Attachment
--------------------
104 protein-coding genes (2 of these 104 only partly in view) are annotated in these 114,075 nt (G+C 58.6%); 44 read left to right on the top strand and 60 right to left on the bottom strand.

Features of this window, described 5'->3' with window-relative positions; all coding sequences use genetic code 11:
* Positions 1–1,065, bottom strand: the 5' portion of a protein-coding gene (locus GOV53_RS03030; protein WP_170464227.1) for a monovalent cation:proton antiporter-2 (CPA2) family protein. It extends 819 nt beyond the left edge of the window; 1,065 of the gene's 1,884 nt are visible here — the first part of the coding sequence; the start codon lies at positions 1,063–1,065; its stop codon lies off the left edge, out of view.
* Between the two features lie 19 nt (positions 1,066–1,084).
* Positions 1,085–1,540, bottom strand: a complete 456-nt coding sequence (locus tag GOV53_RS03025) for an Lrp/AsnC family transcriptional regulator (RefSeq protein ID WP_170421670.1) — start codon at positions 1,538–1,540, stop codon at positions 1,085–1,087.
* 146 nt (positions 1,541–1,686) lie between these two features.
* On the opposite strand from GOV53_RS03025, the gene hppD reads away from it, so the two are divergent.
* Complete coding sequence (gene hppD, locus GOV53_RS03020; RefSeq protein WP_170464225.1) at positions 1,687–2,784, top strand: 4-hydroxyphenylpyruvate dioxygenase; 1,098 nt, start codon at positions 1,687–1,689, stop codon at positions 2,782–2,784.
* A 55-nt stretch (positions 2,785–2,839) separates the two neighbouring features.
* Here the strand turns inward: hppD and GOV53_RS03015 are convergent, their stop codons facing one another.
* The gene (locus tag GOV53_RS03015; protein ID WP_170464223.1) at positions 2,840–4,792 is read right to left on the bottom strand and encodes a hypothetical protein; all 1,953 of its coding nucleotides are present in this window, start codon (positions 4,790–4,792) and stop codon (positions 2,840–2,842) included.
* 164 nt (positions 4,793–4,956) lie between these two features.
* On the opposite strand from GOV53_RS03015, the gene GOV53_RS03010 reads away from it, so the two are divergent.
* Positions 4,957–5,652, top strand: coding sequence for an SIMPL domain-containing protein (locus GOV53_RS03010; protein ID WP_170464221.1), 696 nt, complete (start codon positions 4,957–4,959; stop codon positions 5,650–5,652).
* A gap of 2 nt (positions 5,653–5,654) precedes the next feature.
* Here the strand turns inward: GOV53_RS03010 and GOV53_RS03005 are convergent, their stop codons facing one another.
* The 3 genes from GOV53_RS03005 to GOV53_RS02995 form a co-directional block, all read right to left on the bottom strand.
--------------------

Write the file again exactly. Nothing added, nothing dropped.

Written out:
104 protein-coding genes (2 of these 104 only partly in view) are annotated in these 114,075 nt (G+C 58.6%); 44 read left to right on the top strand and 60 right to left on the bottom strand.

Features of this window, described 5'->3' with window-relative positions; all coding sequences use genetic code 11:
* Positions 1–1,065, bottom strand: the 5' portion of a protein-coding gene (locus GOV53_RS03030; protein WP_170464227.1) for a monovalent cation:proton antiporter-2 (CPA2) family protein. It extends 819 nt beyond the left edge of the window; 1,065 of the gene's 1,884 nt are visible here — the first part of the coding sequence; the start codon lies at positions 1,063–1,065; its stop codon lies off the left edge, out of view.
* Between the two features lie 19 nt (positions 1,066–1,084).
* Positions 1,085–1,540, bottom strand: a complete 456-nt coding sequence (locus tag GOV53_RS03025) for an Lrp/AsnC family transcriptional regulator (RefSeq protein ID WP_170421670.1) — start codon at positions 1,538–1,540, stop codon at positions 1,085–1,087.
* 146 nt (positions 1,541–1,686) lie between these two features.
* On the opposite strand from GOV53_RS03025, the gene hppD reads away from it, so the two are divergent.
* Complete coding sequence (gene hppD, locus GOV53_RS03020; RefSeq protein WP_170464225.1) at positions 1,687–2,784, top strand: 4-hydroxyphenylpyruvate dioxygenase; 1,098 nt, start codon at positions 1,687–1,689, stop codon at positions 2,782–2,784.
* A 55-nt stretch (positions 2,785–2,839) separates the two neighbouring features.
* Here the strand turns inward: hppD and GOV53_RS03015 are convergent, their stop codons facing one another.
* The gene (locus tag GOV53_RS03015; protein ID WP_170464223.1) at positions 2,840–4,792 is read right to left on the bottom strand and encodes a hypothetical protein; all 1,953 of its coding nucleotides are present in this window, start codon (positions 4,790–4,792) and stop codon (positions 2,840–2,842) included.
* 164 nt (positions 4,793–4,956) lie between these two features.
* On the opposite strand from GOV53_RS03015, the gene GOV53_RS03010 reads away from it, so the two are divergent.
* Positions 4,957–5,652, top strand: coding sequence for an SIMPL domain-containing protein (locus GOV53_RS03010; protein ID WP_170464221.1), 696 nt, complete (start codon positions 4,957–4,959; stop codon positions 5,650–5,652).
* A gap of 2 nt (positions 5,653–5,654) precedes the next feature.
* Here the strand turns inward: GOV53_RS03010 and GOV53_RS03005 are convergent, their stop codons facing one another.
* The 3 genes from GOV53_RS03005 to GOV53_RS02995 form a co-directional block, all read right to left on the bottom strand.